This stimulus package geared towards combating the economic fallout is said to be the largest relief package in modern American history.
Thanks to Pelosi and Schumer suddenly making demands at the 11th hour to selfishly suit their party’s preferences, the government aid that individuals and businesses so desperately needed only increased.
… I’m a very understanding person, but I’ve never had such a strong urge to dropkick a mother trucker.
The coronavirus pandemic has caused more of an economic detriment than a health detriment in the United States, so the government aid distributed to jobless individuals and businesses negatively effected by the pandemic is absolutely essential.
According to The New York Times:
The legislation, which is expected to be enacted within days, is the biggest economic stimulus package in modern American history, aimed at delivering critical financial support to businesses forced to shut their doors and relief to American families and hospitals reeling from the rapid spread of the disease and the resulting economic disruption.
Struck shortly before 1 a.m., it was the product of a marathon set of negotiations among Senate Republicans, Democrats and President Trump’s team that nearly fell apart as Democrats insisted upon stronger worker protections and oversight over a new $500 billion fund to bail out distressed businesses.
The deal was struck after a furious final round of haggling between Senator Mitch McConnell, Republican of Kentucky, Steven Mnuchin, the Treasury secretary, and Senator Chuck Schumer, Democrat of New York, after Democrats twice blocked action on the measure as they insisted on concessions.
Ahh, yes, the drop-kicker-y I was mentioning previously…
At last, we have a deal.
After days of intense discussions, the Senate has reached a bipartisan agreement on a historic relief package for this pandemic.
We’re going to pass this legislation later today.
— Leader McConnell (@senatemajldr) March 25, 2020
More from The New York Times:
“We have a deal,” Mr. Ueland told reporters just before 1 a.m., adding that the text of the bill still needed to be completed. “We have either, clear, explicit legislative text reflecting all parties or we know exactly where we’re going to land on legislative text as we continue to finish.”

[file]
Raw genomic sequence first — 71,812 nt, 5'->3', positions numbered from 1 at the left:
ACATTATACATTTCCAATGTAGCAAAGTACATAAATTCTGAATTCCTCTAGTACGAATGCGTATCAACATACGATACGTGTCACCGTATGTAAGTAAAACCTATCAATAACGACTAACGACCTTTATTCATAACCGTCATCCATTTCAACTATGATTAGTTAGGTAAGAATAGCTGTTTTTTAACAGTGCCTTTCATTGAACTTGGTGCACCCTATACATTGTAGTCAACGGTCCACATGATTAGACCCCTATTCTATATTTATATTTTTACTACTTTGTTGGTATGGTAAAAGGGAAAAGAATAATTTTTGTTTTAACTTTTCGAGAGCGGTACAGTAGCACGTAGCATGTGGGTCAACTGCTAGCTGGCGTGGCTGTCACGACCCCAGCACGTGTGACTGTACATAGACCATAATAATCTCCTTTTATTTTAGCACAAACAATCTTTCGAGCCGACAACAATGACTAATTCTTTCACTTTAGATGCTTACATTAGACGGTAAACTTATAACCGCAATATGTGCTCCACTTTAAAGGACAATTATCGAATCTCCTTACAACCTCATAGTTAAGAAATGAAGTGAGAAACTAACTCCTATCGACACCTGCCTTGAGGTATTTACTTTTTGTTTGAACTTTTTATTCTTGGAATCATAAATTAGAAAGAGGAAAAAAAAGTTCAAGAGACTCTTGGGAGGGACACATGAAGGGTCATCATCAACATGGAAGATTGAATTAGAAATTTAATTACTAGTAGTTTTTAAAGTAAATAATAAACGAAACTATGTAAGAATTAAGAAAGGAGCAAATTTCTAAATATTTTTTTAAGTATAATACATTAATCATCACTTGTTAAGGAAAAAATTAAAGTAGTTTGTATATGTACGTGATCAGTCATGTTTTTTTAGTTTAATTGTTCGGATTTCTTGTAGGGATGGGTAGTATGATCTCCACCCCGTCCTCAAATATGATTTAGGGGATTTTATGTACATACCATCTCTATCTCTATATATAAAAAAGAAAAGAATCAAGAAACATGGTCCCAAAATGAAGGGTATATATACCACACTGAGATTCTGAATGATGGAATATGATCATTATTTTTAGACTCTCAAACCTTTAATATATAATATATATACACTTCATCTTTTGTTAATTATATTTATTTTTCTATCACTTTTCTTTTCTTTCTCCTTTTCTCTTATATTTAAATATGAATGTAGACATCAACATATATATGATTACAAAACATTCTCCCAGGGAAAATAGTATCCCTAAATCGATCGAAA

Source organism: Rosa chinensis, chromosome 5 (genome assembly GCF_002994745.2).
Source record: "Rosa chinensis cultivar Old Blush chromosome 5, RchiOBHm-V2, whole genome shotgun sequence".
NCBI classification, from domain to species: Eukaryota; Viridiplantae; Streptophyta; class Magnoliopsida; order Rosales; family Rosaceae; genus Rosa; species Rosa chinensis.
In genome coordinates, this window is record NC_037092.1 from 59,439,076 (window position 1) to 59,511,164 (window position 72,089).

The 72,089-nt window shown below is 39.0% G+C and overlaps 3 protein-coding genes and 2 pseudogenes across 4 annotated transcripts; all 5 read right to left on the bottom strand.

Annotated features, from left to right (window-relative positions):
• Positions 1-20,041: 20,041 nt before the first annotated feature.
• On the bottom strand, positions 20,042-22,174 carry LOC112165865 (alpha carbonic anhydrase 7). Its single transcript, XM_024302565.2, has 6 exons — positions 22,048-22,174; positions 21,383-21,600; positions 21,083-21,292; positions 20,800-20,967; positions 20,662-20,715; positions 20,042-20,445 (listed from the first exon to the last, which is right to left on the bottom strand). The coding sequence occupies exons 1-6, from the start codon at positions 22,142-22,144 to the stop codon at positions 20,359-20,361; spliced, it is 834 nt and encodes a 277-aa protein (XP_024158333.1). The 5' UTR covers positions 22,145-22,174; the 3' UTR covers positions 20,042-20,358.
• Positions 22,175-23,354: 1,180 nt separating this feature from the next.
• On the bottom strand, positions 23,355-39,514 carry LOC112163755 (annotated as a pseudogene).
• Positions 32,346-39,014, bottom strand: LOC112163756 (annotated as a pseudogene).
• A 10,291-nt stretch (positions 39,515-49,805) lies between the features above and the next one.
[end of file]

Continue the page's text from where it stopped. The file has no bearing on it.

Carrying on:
I’m wondering how much crap Pelosi was able to squeeze into the deal. Perhaps just the nonconsensual tip?
I just pray that the ballot harvesting imposition won’t be included because that’s complete and utter fraudulent BS.
The Daily Wire reported:
“This legislation is urgently needed to bolster the economy, provide cash injections and liquidity and stabilize financial markets to get us through a difficult period, a difficult and challenging period in the economy facing us right now but also to position us for what I think can be an economic rebound later this year,” Larry Kudlow stated.
“Phase two delivered the sick leave for individuals, hourly workers, families and so forth. Phase three, a significant package for small businesses, loan guarantees will be included. We’re going to take out expenses and lost revenues.”
“The total package here comes to roughly $6 trillion: $2 trillion direct assistance, roughly $4 trillion in federal reserve lending power,” Kudlow added. “Again, it will be the largest main street financial package in the history of the United States.”
The president will sign the legislation after the House takes a vote, then the Senate will revisit by noon on Wednesday.
Fox News adds:
Furloughed workers would get whatever amount a state usually provides for unemployment, plus a $600 per week add-on, with gig workers like Uber drivers covered for the first time. The package also would give one-time payments of $1,200 per adult and $500 per child directly to the public.
Although 2019 tax returns would be used to determine income (or 2018 tax returns if those are the most recent available), experts said it was likely the bill would contain provisions for those who do not file returns.
The massive economic relief package would provide a $367 billion program for small businesses to keep making payroll while workers are forced to stay home. One of the last issues to close concerned $500 billion for guaranteed, subsidized loans to larger industries, including a fight over how generous to be with the airlines, given that Democrats wanted them to abide by new carbon emissions restrictions.
Republicans also won inclusion of an “employee retention” tax credit that’s estimated to provide $50 billion to companies that retain employees on payroll and cover 50 percent of workers’ paychecks. Companies would also be able to defer payment of the 6.2 percent Social Security payroll tax.